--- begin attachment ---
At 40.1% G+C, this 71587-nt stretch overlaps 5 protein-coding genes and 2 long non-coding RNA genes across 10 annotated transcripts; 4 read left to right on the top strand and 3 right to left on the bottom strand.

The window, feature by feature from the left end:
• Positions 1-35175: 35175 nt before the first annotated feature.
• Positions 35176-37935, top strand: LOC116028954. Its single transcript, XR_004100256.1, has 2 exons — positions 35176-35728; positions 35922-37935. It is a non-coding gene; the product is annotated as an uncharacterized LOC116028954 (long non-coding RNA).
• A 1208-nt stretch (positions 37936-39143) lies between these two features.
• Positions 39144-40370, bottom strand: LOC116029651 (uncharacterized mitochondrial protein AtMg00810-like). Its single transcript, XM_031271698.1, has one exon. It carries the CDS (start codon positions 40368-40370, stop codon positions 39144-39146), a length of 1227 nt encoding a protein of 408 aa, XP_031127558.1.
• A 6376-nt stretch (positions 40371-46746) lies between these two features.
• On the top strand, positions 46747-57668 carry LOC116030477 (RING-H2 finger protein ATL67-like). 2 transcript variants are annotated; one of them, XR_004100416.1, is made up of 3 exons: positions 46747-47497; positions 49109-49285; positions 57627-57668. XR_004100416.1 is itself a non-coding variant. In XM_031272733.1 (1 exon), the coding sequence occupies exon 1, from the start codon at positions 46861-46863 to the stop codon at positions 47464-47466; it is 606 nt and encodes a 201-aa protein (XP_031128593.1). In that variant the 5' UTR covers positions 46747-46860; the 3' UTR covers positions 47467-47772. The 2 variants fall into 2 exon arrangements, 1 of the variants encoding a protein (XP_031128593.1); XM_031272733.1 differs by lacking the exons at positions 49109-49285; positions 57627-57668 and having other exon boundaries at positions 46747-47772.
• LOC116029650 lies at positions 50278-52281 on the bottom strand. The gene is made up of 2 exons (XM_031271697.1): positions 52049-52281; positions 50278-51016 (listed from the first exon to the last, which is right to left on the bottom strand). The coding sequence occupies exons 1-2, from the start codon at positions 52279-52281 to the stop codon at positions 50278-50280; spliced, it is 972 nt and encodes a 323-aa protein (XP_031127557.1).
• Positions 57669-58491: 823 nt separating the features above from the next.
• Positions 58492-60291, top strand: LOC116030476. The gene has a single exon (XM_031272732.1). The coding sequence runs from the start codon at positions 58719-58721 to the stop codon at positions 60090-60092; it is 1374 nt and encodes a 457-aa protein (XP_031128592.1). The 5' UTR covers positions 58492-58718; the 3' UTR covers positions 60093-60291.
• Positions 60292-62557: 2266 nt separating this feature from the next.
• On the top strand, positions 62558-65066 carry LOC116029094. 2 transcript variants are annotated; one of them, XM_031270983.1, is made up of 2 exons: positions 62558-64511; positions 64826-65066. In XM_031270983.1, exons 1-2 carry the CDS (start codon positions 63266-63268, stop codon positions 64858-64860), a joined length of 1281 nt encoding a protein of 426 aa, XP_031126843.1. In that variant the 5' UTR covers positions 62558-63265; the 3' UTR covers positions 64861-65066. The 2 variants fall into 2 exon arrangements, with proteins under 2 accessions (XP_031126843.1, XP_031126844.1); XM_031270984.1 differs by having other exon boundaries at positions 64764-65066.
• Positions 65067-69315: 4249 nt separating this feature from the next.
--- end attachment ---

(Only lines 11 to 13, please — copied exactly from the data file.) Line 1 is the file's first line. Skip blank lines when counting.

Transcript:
• Positions 58492-60291, top strand: LOC116030476. The gene has a single exon (XM_031272732.1). The coding sequence runs from the start codon at positions 58719-58721 to the stop codon at positions 60090-60092; it is 1374 nt and encodes a 457-aa protein (XP_031128592.1). The 5' UTR covers positions 58492-58718; the 3' UTR covers positions 60093-60291.
• Positions 60292-62557: 2266 nt separating this feature from the next.
• On the top strand, positions 62558-65066 carry LOC116029094. 2 transcript variants are annotated; one of them, XM_031270983.1, is made up of 2 exons: positions 62558-64511; positions 64826-65066. In XM_031270983.1, exons 1-2 carry the CDS (start codon positions 63266-63268, stop codon positions 64858-64860), a joined length of 1281 nt encoding a protein of 426 aa, XP_031126843.1. In that variant the 5' UTR covers positions 62558-63265; the 3' UTR covers positions 64861-65066. The 2 variants fall into 2 exon arrangements, with proteins under 2 accessions (XP_031126843.1, XP_031126844.1); XM_031270984.1 differs by having other exon boundaries at positions 64764-65066.